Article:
You should be.
I’m not talking about a large central ugly one across the middle of a painting. Nor am I suggesting what I’ve seen some artists do by covering their imagery with their name a web site repeated ad nauseum on the artwork. I talking about something that identifies your art as yours, lets people know where to find you and is tasteful without detracting from the art.
Because the art is what you are selling. Isn’t it? You can’t sell it if no one can see, nor can you sell it if no one can find you.
It’s a fine balancing act for the artist. Because you need to have your work on the web. Professional artists without a web presence are shooting themselves in the foot. Nearly all art director I am aware of want to see an artist’s work on a web site. You can utilize one of those group web site if you’d rather not host your own. Some artist also manage fine with just a blogger account. But you are still placing your art on-line.
I’ve heard some art directors advise against placing a watermark on your illustrations, but even they want to be able to download and share your art if it strikes them. What happens if the art accidentally ends up in another artist’s folder on the A.D.’s hard-drive when they are reviewing your portfolio? What about when that Ad sends it to another AD or an author? Will the receiver know who created it? Will they know where to see more of your art?
Some artist suggest putting your name in the file name. File names can be changed. When any image is uploaded to a social media site like Facebook or Flicker, it happens automatically. Some software will let you put information into the file. But how many people actually know how to access such information? Or will actually go to the effort?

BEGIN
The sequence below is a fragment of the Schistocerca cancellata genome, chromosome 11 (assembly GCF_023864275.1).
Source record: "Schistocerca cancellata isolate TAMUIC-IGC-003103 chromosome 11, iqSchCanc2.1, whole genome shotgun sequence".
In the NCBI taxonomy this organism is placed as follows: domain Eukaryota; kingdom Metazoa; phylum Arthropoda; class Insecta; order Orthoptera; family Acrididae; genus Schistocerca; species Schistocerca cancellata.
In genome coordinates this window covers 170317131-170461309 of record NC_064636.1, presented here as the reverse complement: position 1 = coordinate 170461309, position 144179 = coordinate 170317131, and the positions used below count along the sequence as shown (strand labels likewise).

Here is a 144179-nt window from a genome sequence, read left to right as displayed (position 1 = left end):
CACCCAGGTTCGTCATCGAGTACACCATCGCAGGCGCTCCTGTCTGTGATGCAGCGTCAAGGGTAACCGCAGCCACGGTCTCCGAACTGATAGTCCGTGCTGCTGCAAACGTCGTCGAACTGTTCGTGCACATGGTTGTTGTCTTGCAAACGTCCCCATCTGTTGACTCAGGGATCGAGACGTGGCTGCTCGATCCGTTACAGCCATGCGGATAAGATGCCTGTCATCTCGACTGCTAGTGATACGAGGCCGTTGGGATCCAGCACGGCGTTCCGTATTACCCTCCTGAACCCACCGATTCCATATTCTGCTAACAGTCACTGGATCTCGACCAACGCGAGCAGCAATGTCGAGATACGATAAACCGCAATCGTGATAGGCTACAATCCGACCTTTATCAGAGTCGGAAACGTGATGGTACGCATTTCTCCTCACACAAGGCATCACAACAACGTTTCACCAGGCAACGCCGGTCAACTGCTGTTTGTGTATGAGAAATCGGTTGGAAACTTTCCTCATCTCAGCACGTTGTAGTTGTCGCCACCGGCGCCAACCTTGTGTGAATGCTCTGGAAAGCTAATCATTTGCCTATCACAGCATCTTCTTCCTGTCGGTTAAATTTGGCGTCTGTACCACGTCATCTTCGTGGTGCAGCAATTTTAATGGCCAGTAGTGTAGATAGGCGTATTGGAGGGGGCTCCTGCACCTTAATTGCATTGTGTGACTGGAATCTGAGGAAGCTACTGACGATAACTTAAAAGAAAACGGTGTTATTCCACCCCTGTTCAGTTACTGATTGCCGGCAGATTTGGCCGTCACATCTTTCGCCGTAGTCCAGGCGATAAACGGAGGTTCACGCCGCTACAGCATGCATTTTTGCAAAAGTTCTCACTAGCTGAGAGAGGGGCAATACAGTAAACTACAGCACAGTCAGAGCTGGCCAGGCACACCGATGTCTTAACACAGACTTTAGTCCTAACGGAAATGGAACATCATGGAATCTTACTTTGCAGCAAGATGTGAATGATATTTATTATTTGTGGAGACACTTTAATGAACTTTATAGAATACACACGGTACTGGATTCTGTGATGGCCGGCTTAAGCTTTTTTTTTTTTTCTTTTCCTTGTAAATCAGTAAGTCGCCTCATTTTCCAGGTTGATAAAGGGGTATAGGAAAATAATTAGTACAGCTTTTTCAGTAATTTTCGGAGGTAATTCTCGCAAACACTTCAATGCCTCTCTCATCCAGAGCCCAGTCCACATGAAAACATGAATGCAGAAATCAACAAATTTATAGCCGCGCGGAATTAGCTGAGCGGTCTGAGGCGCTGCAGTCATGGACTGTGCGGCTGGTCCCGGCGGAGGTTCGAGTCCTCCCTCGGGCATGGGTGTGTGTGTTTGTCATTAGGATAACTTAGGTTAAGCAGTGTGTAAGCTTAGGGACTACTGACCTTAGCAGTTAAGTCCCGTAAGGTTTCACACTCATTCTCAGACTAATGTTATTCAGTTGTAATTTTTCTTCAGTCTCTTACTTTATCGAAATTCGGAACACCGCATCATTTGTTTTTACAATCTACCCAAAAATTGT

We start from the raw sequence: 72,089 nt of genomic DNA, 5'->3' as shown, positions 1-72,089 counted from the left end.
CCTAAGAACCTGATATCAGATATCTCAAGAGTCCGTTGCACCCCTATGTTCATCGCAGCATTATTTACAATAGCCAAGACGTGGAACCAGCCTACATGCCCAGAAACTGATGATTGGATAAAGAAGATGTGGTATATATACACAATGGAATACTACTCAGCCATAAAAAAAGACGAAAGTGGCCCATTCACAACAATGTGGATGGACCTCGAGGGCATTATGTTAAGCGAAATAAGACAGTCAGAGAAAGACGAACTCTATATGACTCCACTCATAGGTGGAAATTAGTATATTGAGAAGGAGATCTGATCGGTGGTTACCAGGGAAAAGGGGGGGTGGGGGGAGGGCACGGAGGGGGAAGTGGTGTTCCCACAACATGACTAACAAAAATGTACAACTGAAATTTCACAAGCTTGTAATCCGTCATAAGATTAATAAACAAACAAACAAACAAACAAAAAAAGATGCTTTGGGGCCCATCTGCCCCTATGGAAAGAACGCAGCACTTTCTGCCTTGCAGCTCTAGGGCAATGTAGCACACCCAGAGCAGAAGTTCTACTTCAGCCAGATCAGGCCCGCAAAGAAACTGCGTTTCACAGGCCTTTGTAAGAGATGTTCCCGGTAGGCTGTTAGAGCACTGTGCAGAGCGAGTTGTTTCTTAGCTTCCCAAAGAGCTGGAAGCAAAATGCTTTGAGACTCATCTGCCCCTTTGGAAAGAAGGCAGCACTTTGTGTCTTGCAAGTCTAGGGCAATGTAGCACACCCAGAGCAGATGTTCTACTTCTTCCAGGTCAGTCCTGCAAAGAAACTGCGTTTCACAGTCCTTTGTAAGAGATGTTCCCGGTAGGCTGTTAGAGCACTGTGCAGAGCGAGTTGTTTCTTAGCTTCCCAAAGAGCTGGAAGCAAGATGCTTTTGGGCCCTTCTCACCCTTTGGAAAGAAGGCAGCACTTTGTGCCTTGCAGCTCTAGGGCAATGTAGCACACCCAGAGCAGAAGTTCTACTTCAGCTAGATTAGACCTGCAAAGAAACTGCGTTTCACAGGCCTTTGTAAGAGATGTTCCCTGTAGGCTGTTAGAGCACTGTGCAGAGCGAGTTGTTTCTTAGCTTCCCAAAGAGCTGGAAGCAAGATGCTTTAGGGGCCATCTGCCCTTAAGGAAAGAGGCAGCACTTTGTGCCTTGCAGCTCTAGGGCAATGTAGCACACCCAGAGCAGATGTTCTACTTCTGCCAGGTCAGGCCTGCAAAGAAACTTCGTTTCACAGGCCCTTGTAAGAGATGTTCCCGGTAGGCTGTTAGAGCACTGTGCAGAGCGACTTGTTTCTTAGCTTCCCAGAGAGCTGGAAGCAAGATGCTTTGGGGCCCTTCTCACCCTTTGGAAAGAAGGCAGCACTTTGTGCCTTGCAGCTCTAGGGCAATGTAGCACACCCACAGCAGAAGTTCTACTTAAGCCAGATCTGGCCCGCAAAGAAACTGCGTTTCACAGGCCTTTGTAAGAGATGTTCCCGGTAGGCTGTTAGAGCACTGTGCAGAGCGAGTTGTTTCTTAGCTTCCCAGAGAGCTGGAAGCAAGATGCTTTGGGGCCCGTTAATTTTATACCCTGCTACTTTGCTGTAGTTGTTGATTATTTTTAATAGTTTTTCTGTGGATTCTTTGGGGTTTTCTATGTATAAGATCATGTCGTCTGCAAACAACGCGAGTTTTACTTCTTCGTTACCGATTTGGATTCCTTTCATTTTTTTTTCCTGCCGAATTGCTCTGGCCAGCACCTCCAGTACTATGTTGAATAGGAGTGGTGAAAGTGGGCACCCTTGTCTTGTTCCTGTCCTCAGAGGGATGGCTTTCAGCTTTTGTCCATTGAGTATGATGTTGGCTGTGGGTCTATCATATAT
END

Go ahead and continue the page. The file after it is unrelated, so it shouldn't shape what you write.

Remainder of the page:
I’d like to believe that most people looking at my art are honorable and have no intention of stealing it. But as more and more people get online and share art they like, the distance between you, the creator, and the viewer gets more and more diluted.
You worked hard on that image. Do you want to take the chance it will become lost far from home.
You may say, it’s just a doodle. Not a big deal. What’s the worst that could happen?
If you place your art online and don’t identify yourself as the creator, what happened to friend and fellow artist, Kelly Light, could happen to you. One of her doodles, a piece she created of, and for her daughter, was shared by a well-know public figure in a meme. Without crediting Kelly. The image went viral. All without credit to Kelly. None at all. It was devastating and hurtful to her. And there was nothing she could do to minimize the damage. Her special art was shared over 40,000 times. And hardly any of those shares led back to her. The public figure did credit her after Kelly contacted her, but by then the damage had been done. She blogged about it here.
Most of my artist friends, myself included, put our heart and soul into the images we create. These bits of art, from small doodles to a months-long, full-blown illustration are born out of our souls. They are a part of us. Akin to being our children. When one of our images is taken, even for as innocent a use as sharing with a friend, a part of the creator is taken along for the ride. We want to know where our art travels, we want to know you like it. But most of all WE WANT TO BE CREDITED for its creation.
If you care about your art, if you want to be credited with its creation, but most of all, if you want people to be able to find you if they like your art and want more of it, you should be placing a watermark on your illustrations. A small and tasteful one will do. Your name, your website, and maybe an email or phone number. Don’t let your art get lost.